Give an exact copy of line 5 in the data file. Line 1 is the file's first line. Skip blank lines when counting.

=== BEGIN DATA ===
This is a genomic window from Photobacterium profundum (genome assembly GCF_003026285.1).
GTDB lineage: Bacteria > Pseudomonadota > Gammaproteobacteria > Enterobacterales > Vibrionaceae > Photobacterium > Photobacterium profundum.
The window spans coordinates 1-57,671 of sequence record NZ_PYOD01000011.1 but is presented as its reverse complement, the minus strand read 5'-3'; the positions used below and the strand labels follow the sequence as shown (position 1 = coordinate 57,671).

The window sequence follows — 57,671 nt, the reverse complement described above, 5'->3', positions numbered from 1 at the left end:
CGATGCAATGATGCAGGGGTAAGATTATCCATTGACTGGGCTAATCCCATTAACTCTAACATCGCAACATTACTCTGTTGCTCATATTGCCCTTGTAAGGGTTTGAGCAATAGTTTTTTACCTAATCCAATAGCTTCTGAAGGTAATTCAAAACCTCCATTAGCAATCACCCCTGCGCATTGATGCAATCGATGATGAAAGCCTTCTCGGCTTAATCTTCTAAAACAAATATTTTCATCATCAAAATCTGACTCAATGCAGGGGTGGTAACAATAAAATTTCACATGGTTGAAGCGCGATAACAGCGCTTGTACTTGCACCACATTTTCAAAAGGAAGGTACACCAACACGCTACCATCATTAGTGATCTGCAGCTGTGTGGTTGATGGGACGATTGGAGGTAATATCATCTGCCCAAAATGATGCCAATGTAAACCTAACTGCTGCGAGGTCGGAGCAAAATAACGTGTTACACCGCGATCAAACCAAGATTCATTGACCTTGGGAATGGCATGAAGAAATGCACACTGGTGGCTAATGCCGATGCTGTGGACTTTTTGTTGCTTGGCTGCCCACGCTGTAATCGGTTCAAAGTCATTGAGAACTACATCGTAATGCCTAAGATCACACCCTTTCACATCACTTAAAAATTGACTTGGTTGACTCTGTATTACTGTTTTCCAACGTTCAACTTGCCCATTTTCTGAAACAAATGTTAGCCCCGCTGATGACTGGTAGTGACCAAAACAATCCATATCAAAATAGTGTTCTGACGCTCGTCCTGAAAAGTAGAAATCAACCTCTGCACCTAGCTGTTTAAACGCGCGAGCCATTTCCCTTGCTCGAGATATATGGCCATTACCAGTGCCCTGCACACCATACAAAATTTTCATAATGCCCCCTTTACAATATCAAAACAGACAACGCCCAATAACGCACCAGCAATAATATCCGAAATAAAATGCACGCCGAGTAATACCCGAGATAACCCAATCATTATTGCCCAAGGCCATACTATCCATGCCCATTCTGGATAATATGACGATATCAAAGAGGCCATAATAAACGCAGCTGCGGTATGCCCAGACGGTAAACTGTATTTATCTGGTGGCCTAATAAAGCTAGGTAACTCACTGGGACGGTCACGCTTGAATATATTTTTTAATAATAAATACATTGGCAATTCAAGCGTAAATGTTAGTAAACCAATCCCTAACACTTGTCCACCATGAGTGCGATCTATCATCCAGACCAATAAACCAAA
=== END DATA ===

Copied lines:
CGATGCAATGATGCAGGGGTAAGATTATCCATTGACTGGGCTAATCCCATTAACTCTAACATCGCAACATTACTCTGTTGCTCATATTGCCCTTGTAAGGGTTTGAGCAATAGTTTTTTACCTAATCCAATAGCTTCTGAAGGTAATTCAAAACCTCCATTAGCAATCACCCCTGCGCATTGATGCAATCGATGATGAAAGCCTTCTCGGCTTAATCTTCTAAAACAAATATTTTCATCATCAAAATCTGACTCAATGCAGGGGTGGTAACAATAAAATTTCACATGGTTGAAGCGCGATAACAGCGCTTGTACTTGCACCACATTTTCAAAAGGAAGGTACACCAACACGCTACCATCATTAGTGATCTGCAGCTGTGTGGTTGATGGGACGATTGGAGGTAATATCATCTGCCCAAAATGATGCCAATGTAAACCTAACTGCTGCGAGGTCGGAGCAAAATAACGTGTTACACCGCGATCAAACCAAGATTCATTGACCTTGGGAATGGCATGAAGAAATGCACACTGGTGGCTAATGCCGATGCTGTGGACTTTTTGTTGCTTGGCTGCCCACGCTGTAATCGGTTCAAAGTCATTGAGAACTACATCGTAATGCCTAAGATCACACCCTTTCACATCACTTAAAAATTGACTTGGTTGACTCTGTATTACTGTTTTCCAACGTTCAACTTGCCCATTTTCTGAAACAAATGTTAGCCCCGCTGATGACTGGTAGTGACCAAAACAATCCATATCAAAATAGTGTTCTGACGCTCGTCCTGAAAAGTAGAAATCAACCTCTGCACCTAGCTGTTTAAACGCGCGAGCCATTTCCCTTGCTCGAGATATATGGCCATTACCAGTGCCCTGCACACCATACAAAATTTTCATAATGCCCCCTTTACAATATCAAAACAGACAACGCCCAATAACGCACCAGCAATAATATCCGAAATAAAATGCACGCCGAGTAATACCCGAGATAACCCAATCATTATTGCCCAAGGCCATACTATCCATGCCCATTCTGGATAATATGACGATATCAAAGAGGCCATAATAAACGCAGCTGCGGTATGCCCAGACGGTAAACTGTATTTATCTGGTGGCCTAATAAAGCTAGGTAACTCACTGGGACGGTCACGCTTGAATATATTTTTTAATAATAAATACATTGGCAATTCAAGCGTAAATGTTAGTAAACCAATCCCTAACACTTGTCCACCATGAGTGCGATCTATCATCCAGACCAATAAACCAAA